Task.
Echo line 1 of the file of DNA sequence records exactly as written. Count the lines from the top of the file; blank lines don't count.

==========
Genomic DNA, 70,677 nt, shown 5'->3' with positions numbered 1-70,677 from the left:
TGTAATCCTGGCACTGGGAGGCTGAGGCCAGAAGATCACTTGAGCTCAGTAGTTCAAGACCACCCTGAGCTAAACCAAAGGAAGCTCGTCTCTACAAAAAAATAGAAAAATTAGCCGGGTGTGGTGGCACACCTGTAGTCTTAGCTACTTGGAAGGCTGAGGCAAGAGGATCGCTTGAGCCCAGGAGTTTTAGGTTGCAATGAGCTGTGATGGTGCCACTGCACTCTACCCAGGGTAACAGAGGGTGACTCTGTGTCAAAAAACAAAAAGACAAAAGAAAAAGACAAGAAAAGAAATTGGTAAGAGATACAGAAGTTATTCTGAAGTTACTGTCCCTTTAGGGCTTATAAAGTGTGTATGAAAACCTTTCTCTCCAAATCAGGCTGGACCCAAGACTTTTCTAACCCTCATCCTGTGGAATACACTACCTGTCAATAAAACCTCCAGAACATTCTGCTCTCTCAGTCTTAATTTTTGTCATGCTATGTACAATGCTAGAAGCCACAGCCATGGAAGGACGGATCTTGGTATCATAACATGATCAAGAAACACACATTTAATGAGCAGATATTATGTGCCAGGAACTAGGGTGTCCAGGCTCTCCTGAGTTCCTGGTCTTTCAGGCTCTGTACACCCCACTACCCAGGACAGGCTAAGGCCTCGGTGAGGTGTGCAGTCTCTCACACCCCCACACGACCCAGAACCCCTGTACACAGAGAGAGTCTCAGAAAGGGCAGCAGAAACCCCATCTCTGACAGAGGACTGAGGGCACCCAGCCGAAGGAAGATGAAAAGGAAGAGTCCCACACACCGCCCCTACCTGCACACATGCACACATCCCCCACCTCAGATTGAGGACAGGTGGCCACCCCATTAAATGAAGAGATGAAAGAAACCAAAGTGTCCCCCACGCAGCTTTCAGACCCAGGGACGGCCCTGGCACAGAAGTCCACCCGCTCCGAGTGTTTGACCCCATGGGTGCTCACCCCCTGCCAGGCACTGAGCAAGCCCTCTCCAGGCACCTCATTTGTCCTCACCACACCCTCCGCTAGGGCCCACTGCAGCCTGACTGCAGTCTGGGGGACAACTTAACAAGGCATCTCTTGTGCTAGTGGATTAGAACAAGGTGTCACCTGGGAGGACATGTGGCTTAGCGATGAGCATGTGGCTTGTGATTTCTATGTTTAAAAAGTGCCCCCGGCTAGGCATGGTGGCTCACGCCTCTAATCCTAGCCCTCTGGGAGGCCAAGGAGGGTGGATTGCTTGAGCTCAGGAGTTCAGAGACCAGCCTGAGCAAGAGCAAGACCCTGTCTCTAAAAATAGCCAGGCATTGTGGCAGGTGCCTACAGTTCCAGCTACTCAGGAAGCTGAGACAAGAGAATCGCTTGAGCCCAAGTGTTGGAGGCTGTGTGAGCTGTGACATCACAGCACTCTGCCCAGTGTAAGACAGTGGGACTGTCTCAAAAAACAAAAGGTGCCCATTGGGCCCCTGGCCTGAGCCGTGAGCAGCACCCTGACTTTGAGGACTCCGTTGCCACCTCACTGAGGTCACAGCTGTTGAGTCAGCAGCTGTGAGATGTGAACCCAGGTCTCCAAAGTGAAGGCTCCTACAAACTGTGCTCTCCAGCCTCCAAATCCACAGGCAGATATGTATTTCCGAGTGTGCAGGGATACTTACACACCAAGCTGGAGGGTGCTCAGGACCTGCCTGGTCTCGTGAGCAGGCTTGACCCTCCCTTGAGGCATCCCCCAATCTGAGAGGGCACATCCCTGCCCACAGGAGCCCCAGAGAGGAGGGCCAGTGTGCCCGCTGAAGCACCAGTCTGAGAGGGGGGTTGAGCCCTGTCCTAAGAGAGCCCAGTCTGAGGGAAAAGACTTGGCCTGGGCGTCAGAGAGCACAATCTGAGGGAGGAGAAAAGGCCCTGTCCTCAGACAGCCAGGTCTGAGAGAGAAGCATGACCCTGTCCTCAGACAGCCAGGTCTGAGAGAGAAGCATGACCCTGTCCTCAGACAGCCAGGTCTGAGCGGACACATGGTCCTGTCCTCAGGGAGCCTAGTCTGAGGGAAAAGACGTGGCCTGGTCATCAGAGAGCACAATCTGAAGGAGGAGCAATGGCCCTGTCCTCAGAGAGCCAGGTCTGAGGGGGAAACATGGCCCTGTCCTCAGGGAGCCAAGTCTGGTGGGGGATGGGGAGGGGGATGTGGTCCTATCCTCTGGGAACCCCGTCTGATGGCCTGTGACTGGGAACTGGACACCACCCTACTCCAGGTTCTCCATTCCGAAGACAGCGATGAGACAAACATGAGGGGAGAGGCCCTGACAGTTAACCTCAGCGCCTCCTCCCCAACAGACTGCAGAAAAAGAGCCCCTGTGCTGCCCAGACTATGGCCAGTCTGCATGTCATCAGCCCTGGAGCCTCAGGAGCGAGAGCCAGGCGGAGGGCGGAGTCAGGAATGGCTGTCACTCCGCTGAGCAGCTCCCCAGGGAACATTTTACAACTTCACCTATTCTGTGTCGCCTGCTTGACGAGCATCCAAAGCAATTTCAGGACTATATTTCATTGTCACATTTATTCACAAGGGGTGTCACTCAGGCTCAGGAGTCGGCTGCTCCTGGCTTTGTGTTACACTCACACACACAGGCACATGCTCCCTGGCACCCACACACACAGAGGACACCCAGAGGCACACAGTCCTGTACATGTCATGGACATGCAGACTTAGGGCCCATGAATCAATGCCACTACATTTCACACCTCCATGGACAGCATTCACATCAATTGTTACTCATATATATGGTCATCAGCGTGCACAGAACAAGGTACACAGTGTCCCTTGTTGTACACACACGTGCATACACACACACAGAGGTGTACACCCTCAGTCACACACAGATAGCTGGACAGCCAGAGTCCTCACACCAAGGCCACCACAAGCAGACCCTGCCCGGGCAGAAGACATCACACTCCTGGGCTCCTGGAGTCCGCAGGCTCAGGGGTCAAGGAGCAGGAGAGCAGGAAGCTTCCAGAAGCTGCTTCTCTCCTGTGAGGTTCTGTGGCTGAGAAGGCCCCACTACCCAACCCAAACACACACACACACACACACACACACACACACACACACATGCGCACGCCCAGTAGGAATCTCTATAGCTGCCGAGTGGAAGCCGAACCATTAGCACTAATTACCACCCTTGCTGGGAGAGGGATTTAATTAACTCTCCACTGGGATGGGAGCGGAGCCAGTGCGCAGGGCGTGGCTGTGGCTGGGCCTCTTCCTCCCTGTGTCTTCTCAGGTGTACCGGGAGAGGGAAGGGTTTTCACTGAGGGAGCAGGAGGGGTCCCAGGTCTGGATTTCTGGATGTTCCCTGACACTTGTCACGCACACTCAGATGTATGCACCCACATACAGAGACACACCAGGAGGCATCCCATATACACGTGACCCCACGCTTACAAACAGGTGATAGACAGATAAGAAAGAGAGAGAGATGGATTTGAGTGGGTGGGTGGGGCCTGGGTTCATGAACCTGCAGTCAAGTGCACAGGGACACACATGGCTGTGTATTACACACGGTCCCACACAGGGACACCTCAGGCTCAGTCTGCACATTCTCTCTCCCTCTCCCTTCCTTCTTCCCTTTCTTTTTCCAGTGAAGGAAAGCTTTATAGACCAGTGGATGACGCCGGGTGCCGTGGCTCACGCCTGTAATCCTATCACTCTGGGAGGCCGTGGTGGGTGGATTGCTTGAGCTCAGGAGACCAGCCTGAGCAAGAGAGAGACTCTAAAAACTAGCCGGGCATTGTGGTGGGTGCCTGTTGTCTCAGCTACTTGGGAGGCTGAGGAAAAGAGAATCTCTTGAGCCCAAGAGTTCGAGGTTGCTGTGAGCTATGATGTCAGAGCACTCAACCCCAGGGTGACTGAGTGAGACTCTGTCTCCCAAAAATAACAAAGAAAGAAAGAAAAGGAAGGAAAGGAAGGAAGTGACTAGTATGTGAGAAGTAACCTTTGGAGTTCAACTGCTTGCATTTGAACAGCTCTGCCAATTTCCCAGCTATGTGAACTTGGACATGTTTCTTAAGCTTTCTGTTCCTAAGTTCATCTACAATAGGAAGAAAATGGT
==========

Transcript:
Genomic DNA, 70,677 nt, shown 5'->3' with positions numbered 1-70,677 from the left: